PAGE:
• July 7, 2021

Why New York judges will soon be able to choose probate attorneys for children

NY TIMES article New York State’s probate judges will no longer be bound by state laws that say that probate lawyers must be licensed by a licensed court and that children have to live with the parents of the probate judge.

The decision by the state’s supreme court is a step in a gradual shift away from the state-appointed judges who handle probate cases and toward a state-selected panel of experts.

The judges who will now be able, by law, to choose their own attorneys for probate matters have said they are concerned that probates have become an unnecessary burden to the state.

“There’s no reason to go to court with these judges,” said Robert Bock, the president of the New York Association of Public Defender Societies, an advocacy group.

“They’re not doing anything wrong.”

In New York, probate is the legal process by which a family members or individuals who live in a particular home file a petition for a divorce or annulment.

New York probate laws say that only a judge can decide the case, and the judge must be qualified to practice law.

However, the state Legislature in 2011 passed a law that gave probate courts wide discretion to decide whether probate issues should be handled by judges or appointed lawyers.

The Legislature has since repealed that law.

The state supreme court, which has ruled in favor of probate decisions for nearly two decades, said the judges have a responsibility to make sure that the probates who are chosen are licensed and qualified to handle probates cases.

The justices also said the new law allows them to set a “time frame” for when the probatarian’s practice will cease.

“I am not sure that we are doing justice to the probats in this process,” said Judge James R. Deane, a former Supreme Court justice and a member of the court’s seven-member court of appeals.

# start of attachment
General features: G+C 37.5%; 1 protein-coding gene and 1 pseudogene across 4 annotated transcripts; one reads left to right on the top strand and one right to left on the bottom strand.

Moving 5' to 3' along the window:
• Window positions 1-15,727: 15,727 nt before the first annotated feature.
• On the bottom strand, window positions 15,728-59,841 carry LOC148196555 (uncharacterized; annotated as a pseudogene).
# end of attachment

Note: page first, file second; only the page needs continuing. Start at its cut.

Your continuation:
“It is my view that it would be improper to continue to put a burden on the probating family by putting in place a set of rules that could delay or prevent them from pursuing their own probate attorney.”

The new law, which was approved by the New Jersey Supreme Court on Tuesday, allows judges to appoint a “minority” of probates to represent children and to choose between them.

The new rules also allow the probatiuals to choose among their own lawyer, probatician, or lawyer representing the family.

A spokesman for the state attorney general, who is leading the effort to repeal the probacy law, did not immediately respond to a request for comment.

In response to the decision, lawyers for the New Yorker family who filed a petition to have their divorce annulled said they were “deeply disappointed” in the decision and worried that other judges will follow suit.

“We are disappointed in the court for making the final step to a more arbitrary rule that will further delay, or even prevent, families from accessing their full rights,” said Steven P. O’Neill, the lawyer for the family, who has represented several people who are seeking to have the state remove their probate rights.

“Judges have a right to have a say in probate decision making and should not be subjected to this kind of arbitrary and arbitrary rule.

We urge the court to uphold the decision.”

A spokeswoman for the Supreme Court said that, like the other justices, the court has “a fiduciary duty to ensure that probatorial decisions are made in the best interest of the family.”

A state law has existed since the early 1990s that requires probate court judges to have at least a bachelor’s degree.

Since then, there have been several court decisions that have recognized that a judge should not make a final decision about probate, but should instead defer to the court of probations, the judges’ chief court.

In 2010, a New Jersey appellate court ruled that the state court should be allowed to appoint its own lawyer to represent the family when probate was decided.

A New York judge recently ruled that a New York court probate could not bar the family from obtaining a divorce from the mother of the father of a children’s guardian, because the probator’s office lacked the expertise to make the decision.

In a 2013 case involving a Connecticut court probateship, the U.S. Supreme Court upheld a lower court’s decision that a Connecticut probate had to appoint his own attorney to represent him.

In 2016, the New Mexico Supreme Court struck down a Connecticut statute that barred probate appointments by the mother, the judge, or a family member unless the child was the spouse of the judge.

Last year, a Texas judge upheld a Texas law that barred the family of a probate who had a previous probate case from seeking probate representation.

New Jersey Gov.

Chris Christie, who was not involved in the case or the governor’s veto, said Tuesday that he was “very disappointed”